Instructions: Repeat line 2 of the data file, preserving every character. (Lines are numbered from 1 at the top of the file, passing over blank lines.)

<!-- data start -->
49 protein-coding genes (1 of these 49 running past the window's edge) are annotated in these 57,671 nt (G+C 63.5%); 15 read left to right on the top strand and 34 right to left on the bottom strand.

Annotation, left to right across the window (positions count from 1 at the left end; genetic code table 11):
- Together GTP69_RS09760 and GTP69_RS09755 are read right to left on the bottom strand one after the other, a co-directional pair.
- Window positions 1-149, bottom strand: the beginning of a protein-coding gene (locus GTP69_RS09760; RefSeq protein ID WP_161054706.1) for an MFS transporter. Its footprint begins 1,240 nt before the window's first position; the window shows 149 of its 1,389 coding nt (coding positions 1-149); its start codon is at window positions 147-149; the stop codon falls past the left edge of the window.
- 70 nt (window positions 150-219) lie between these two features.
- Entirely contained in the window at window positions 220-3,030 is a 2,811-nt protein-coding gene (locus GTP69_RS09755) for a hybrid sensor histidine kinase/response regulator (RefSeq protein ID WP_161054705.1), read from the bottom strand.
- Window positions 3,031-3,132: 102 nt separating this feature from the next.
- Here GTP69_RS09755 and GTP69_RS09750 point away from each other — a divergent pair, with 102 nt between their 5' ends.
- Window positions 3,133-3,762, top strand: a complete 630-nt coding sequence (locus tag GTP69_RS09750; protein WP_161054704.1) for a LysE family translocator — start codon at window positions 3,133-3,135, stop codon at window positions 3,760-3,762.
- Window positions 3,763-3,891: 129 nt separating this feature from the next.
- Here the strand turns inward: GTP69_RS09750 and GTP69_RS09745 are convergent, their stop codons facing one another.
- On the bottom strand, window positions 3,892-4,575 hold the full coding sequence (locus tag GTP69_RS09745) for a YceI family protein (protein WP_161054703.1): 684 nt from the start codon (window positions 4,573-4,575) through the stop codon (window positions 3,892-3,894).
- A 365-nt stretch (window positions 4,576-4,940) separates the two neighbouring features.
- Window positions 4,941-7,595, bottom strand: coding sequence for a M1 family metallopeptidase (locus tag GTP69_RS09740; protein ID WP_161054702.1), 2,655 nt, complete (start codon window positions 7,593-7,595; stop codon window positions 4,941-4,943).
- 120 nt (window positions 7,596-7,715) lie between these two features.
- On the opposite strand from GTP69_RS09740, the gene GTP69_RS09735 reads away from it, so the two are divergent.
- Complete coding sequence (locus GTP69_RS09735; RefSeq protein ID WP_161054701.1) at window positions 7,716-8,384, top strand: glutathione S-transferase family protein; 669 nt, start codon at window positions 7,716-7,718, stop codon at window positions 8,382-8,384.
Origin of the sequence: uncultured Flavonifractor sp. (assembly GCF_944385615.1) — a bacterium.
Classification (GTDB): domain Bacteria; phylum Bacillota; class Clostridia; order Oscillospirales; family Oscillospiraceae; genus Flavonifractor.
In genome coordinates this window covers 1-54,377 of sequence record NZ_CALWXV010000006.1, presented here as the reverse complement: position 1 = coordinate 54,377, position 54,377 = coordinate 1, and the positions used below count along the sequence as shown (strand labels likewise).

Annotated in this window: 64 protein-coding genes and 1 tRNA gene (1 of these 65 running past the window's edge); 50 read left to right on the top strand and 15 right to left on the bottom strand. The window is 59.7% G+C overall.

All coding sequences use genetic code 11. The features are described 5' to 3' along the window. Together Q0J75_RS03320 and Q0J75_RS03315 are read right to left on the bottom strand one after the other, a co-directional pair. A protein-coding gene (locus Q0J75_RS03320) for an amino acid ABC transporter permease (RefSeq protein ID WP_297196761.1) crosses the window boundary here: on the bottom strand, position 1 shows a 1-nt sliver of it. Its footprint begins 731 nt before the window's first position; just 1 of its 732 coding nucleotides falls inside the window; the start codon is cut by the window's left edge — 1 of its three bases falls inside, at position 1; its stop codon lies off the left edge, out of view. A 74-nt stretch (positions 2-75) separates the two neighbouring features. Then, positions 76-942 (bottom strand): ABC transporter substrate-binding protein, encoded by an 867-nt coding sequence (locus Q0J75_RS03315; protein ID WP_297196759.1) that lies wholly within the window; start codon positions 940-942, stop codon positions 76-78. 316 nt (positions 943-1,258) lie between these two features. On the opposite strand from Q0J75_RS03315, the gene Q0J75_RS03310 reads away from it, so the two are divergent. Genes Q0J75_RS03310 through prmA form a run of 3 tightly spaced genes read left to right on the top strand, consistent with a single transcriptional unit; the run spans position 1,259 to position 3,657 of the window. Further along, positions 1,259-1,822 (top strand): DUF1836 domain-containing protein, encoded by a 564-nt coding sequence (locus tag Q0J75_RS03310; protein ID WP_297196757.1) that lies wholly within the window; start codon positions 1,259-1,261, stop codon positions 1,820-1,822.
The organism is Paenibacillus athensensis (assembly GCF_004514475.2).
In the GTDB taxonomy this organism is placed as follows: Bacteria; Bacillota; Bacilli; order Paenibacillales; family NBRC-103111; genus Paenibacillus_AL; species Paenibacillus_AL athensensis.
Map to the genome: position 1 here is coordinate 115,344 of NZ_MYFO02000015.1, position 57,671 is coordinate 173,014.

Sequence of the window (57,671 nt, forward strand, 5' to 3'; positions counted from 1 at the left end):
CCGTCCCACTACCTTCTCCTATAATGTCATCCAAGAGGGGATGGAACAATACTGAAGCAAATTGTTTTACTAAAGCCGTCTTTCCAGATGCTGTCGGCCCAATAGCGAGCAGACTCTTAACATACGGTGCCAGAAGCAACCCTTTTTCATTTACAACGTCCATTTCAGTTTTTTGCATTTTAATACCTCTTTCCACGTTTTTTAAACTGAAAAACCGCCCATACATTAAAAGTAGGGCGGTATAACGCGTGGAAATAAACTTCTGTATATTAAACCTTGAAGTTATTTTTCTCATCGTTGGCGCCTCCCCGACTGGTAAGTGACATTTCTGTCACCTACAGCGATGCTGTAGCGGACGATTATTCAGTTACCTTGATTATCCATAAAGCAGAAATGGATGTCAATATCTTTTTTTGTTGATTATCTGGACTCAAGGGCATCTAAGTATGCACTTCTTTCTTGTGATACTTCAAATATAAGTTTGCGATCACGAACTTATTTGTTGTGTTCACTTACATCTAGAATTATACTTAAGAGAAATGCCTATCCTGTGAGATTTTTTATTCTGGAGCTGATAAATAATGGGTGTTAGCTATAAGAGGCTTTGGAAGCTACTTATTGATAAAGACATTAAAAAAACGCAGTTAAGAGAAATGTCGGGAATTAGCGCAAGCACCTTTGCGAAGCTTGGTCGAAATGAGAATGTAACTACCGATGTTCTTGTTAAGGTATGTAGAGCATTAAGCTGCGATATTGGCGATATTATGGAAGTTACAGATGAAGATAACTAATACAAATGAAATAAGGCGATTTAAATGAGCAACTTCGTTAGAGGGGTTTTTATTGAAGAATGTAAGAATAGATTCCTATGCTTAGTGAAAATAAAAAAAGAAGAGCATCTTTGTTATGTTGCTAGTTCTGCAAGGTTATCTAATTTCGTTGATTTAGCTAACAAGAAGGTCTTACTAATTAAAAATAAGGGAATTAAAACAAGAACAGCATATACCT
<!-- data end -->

Annotation, left to right across the window (positions count from 1 at the left end; genetic code table 11):